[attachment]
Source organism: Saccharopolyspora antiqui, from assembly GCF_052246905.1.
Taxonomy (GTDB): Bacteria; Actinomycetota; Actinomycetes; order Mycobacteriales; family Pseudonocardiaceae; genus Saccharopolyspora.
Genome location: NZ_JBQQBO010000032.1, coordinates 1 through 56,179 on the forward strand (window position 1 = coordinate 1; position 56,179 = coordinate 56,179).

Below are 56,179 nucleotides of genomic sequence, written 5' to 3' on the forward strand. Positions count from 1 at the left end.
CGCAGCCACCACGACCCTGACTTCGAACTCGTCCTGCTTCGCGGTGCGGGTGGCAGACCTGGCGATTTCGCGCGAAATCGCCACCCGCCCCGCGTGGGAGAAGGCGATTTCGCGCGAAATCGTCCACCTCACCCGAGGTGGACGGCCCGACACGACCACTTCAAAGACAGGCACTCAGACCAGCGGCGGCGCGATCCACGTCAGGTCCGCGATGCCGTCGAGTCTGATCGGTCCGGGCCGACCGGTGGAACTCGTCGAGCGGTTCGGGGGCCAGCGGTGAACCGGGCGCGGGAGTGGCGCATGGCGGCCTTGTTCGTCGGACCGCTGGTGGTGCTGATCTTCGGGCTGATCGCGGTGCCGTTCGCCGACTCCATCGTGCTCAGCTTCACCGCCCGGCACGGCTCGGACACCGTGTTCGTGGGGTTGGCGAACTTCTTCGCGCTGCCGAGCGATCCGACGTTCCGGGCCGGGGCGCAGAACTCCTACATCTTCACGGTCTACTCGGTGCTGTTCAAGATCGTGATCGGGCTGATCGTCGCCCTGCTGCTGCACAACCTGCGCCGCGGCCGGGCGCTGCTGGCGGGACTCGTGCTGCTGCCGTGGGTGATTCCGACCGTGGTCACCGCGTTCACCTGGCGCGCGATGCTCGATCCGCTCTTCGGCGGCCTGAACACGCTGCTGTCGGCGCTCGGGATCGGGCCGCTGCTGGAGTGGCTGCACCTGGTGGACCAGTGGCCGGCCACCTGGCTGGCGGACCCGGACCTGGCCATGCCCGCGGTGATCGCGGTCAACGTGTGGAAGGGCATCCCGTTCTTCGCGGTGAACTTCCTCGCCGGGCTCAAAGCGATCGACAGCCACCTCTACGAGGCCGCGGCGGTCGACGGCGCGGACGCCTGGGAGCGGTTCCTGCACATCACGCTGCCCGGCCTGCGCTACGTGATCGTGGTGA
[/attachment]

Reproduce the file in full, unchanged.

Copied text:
Source organism: Saccharopolyspora antiqui, from assembly GCF_052246905.1.
Taxonomy (GTDB): Bacteria; Actinomycetota; Actinomycetes; order Mycobacteriales; family Pseudonocardiaceae; genus Saccharopolyspora.
Genome location: NZ_JBQQBO010000032.1, coordinates 1 through 56,179 on the forward strand (window position 1 = coordinate 1; position 56,179 = coordinate 56,179).

Below are 56,179 nucleotides of genomic sequence, written 5' to 3' on the forward strand. Positions count from 1 at the left end.
CGCAGCCACCACGACCCTGACTTCGAACTCGTCCTGCTTCGCGGTGCGGGTGGCAGACCTGGCGATTTCGCGCGAAATCGCCACCCGCCCCGCGTGGGAGAAGGCGATTTCGCGCGAAATCGTCCACCTCACCCGAGGTGGACGGCCCGACACGACCACTTCAAAGACAGGCACTCAGACCAGCGGCGGCGCGATCCACGTCAGGTCCGCGATGCCGTCGAGTCTGATCGGTCCGGGCCGACCGGTGGAACTCGTCGAGCGGTTCGGGGGCCAGCGGTGAACCGGGCGCGGGAGTGGCGCATGGCGGCCTTGTTCGTCGGACCGCTGGTGGTGCTGATCTTCGGGCTGATCGCGGTGCCGTTCGCCGACTCCATCGTGCTCAGCTTCACCGCCCGGCACGGCTCGGACACCGTGTTCGTGGGGTTGGCGAACTTCTTCGCGCTGCCGAGCGATCCGACGTTCCGGGCCGGGGCGCAGAACTCCTACATCTTCACGGTCTACTCGGTGCTGTTCAAGATCGTGATCGGGCTGATCGTCGCCCTGCTGCTGCACAACCTGCGCCGCGGCCGGGCGCTGCTGGCGGGACTCGTGCTGCTGCCGTGGGTGATTCCGACCGTGGTCACCGCGTTCACCTGGCGCGCGATGCTCGATCCGCTCTTCGGCGGCCTGAACACGCTGCTGTCGGCGCTCGGGATCGGGCCGCTGCTGGAGTGGCTGCACCTGGTGGACCAGTGGCCGGCCACCTGGCTGGCGGACCCGGACCTGGCCATGCCCGCGGTGATCGCGGTCAACGTGTGGAAGGGCATCCCGTTCTTCGCGGTGAACTTCCTCGCCGGGCTCAAAGCGATCGACAGCCACCTCTACGAGGCCGCGGCGGTCGACGGCGCGGACGCCTGGGAGCGGTTCCTGCACATCACGCTGCCCGGCCTGCGCTACGTGATCGTGGTGA